Wednesday, June 07, 2023

More From Keith

It's time for more scans from Keith Schad - these are from the 1971 batch! As I've mentioned before, the photos were taken by Keith's father in-law Ed at the very end of '71.

We'll start with this classic look at the Mark Twain - familiar and postcard worthy. It looks like it was a beautiful day to be at the park.

Next is my favorite of today's trio, this wonderful view, possibly taken from a Peoplemover (?), looking down on the Autopia with its elaborately intertwining freeways and cheerful cars in yellow, blue and red. Way up at the top edge of the picture is what appears to be some sort of construction, but I have no idea what it would have been for.

And finally (for today), a swell look at Rainbow Ridge (the "home base" of the Mine Train Through Nature's Wonderland). I strained my eyes to see if there were any guests on pack mules up on the ridge, but I don't see any.



JB said...

It may be a familiar view, but it's still an excellent photo. The water looks especially nice here, with all the fine rippling. Must have been a breeze blowing that day. Was (is) there a Picture Spot located where Ed was standing? That would explain all the similar shots we've seen over the years. That, and just because it's such a photogenic scene.

At first I thought all the cars were red, yellow, and blue; like Major said. But there's one green car comin' round the corner, near the top behind the blue car. That construction looks like it's smack dab in the middle of the Sub Lagoon! We can see a bit of a red PeopleMover in the upper left corner.

New from Gerber, "Strained Eyes". They don't tell you what kind of eyes... then again, I don't suppose it matters. The town looks really faded out here. Is that just because of the camera setting, lighting, and Father Time taking its toll on the film?

Very nice photos. Thanks, Keith! And thank you, Major.

Melissa said...

"But there's one green car comin' round the corner"

She'll be comin' 'round the corner when she comes,
She'll be comin' 'round the corner when she comes,
She'll be racin' to the finish
In a car as green as spinach,
She'll be comin' 'round the corner when she comes.

A lovely trio of pictures today; big thanks to Keith and Ed. That shot of Rainbow Ridge looks like a stage set, just waiting for the actors to make their entrance

Stu29573 said...

My favorite of the day (because I know you are all waiting with baited breath) is...Number 2! Why? Because I love the way it looks like a huge slot car track.
Disneyland would eventually get a real huge slot car track (or at least California Adventure would), but it doesn't look as cool as this, IMHO.
You may now return to your day. Thank you.

Bu said...

A familiar Mark Twain shot, but a historic one sans Big Thunder. Who knew this giant forest would come up from the sandy soil just 16 years prior. Which asks the question: how much topsoil did they need to bring in so that all this plant life would live? Seems like a fact that Marty Sklar would recount in a book or two: "8 Zillion cubic feet of top soil was brought in from Fresno, delivered to the Anaheim train station for the building of Walt's Magic Kingdom..." Someone knows. I like the chain on the front of Mark Twain as depicted...the current railing is for sissies. For some relavance: 16 years ago, was 2007...seems like 5 minutes ago, and a memorable time before the "kaboom" of the economic world and the year Britney Spears shaved her head. I digress....I agree that the tiny town is a tiny washed out...I know it's not in real life. I'd rather have washed out than zany cartoon colors but I digress....there is a tiny outhouse up there on the hill. I"m wondering if it's a storage shed...or perhaps a rogue break room. These things happen: Autopia: well there it is. I can smell it through my computer screen: for real. It's a strong sense memory...and reminds me of popcorn and carefree summers. Thanks Keith for the memories!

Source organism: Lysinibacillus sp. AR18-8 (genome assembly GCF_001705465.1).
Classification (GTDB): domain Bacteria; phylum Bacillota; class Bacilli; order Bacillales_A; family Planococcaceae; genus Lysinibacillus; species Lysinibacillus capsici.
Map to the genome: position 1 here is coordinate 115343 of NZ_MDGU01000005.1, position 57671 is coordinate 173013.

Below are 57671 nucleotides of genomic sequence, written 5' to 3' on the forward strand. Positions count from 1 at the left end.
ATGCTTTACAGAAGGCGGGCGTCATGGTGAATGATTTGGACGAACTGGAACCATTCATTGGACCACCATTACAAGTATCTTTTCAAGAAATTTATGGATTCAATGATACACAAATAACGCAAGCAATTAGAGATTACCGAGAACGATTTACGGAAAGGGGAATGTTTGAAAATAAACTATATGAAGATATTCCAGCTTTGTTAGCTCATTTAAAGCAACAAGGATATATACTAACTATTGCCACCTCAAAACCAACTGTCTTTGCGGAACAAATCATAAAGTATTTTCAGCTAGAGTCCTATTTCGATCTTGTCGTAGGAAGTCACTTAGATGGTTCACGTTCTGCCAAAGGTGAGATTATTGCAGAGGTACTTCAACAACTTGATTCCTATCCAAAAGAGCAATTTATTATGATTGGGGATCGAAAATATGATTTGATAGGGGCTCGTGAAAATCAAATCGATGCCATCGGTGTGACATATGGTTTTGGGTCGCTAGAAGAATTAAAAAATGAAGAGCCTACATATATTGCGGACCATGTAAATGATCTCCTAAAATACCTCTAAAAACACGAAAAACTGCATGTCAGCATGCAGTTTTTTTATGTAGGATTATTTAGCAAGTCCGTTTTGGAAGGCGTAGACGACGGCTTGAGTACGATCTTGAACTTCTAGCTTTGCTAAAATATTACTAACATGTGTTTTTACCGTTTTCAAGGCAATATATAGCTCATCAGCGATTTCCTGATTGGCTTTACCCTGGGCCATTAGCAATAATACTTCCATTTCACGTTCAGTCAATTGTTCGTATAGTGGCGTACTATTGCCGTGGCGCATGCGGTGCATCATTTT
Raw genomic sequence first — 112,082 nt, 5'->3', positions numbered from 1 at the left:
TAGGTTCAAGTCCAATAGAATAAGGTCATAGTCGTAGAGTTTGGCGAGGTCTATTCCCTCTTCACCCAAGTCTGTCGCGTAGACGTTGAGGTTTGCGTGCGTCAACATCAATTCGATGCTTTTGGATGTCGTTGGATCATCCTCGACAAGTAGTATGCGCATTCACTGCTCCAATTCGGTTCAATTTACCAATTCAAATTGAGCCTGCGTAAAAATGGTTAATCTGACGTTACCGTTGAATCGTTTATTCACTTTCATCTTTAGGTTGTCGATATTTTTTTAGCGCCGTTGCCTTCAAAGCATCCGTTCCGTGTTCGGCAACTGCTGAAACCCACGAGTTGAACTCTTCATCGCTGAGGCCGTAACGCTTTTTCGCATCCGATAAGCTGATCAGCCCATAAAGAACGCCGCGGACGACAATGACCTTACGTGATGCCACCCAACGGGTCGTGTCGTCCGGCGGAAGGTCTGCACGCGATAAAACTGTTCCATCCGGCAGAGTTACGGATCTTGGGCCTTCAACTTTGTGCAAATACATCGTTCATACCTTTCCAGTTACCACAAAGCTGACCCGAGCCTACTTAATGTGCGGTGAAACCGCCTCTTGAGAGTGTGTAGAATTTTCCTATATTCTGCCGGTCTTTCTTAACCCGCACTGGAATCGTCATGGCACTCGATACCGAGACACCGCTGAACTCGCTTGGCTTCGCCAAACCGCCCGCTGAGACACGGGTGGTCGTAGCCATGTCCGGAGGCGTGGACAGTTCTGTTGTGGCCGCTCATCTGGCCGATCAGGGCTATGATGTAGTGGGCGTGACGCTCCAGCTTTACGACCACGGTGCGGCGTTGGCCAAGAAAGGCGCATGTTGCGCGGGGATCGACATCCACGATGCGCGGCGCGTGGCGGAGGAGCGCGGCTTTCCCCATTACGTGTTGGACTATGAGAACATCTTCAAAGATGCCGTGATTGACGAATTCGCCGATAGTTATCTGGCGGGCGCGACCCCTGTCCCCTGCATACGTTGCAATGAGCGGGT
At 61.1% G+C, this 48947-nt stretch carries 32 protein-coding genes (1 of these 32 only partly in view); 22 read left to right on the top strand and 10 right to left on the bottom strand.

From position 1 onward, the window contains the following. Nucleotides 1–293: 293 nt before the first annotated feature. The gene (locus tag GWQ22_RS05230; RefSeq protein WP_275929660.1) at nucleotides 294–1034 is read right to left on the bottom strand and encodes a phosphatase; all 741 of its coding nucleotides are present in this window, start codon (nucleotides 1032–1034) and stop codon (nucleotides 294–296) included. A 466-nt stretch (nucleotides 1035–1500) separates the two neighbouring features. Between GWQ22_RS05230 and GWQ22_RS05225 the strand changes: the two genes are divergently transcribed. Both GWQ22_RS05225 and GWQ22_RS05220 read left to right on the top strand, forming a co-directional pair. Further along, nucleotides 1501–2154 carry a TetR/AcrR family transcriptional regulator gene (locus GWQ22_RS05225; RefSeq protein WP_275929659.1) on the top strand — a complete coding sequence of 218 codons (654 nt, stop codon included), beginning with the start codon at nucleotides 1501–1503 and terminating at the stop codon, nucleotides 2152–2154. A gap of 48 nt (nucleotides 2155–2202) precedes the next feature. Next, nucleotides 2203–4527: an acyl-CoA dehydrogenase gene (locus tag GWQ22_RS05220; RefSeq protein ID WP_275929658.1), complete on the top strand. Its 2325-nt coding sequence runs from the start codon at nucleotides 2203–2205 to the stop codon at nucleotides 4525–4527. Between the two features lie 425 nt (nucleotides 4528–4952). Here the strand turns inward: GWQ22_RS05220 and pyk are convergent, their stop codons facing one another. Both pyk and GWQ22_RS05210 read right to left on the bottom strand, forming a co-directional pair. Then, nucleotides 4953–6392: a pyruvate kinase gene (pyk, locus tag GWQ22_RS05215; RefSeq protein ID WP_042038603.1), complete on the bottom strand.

JG said...

It’s a popular spot for a photo of the soon-to-be Bayou Belle because it’s a beautiful view.

That formwork seems like it’s in the sub lagoon, but the waterfall is running. Must be the construction of the rogue break room.

Back then, I always wanted to live in Rainbow Ridge, now I’m not so sure.

Thanks Keith and Major!


Nanook said...

@ Melissa-
"That shot of Rainbow Ridge looks like a stage set, just waiting for the actors to make their entrance."
I certainly hope the actors are 'short in stature'-!

Thanks Keith.

Major Pepperidge said...

JB, I would assume that visiting Disneyland on a winter day in late 1971 would find the park with low crowds and beautiful weather - I do like going to Disneyland in the winter! Except for the fact that the Haunted Mansion is not its usual self. There were definitely green cars, I saw one that had been converted to work with a modified golf cart chassis, it was pretty cool. I’m not sure about why Rainbow Ridge looks faded, though it seems appropriate for an Old West town that has seen years of intense sun.

Melissa, I prefer to say “spinach” the way Popeye says it - in other words, with a “k” added to the end.

Stu29573, there is at least one other photo from Keith’s batch where we get the advantage of an elevated scene, without all of the tree’s leaves in the way (because it was winter). California Adventure has a huge slot car track? Oh yeah, as I was writing that I remembered “Radiator Springs Racers”. Finally rode that last year, it’s pretty fun!

Bu, having collected vintage Disneyland photos for so long, most of my Frontierland pix are “sans Big Thunder”. Does Anaheim have sandy soil? It was mostly citrus and walnut orchards for years, which always made me assume that it had good soil. No idea, though! I wonder if they managed to get some topsoil that was being removed as nearby freeways were being built? Articles have said that they got some good mature trees that way. Rainbow Ridge does look washed out here, but I’ve seen old photos in which Pat Casey’s Last Chance Saloon looks like it is almost “Madonna Inn Pink”. Which always seemed weird. Photos lie, though. I vote “storage shed” for the “outhouse”, I’m sure it was a handy place for maintenance tools.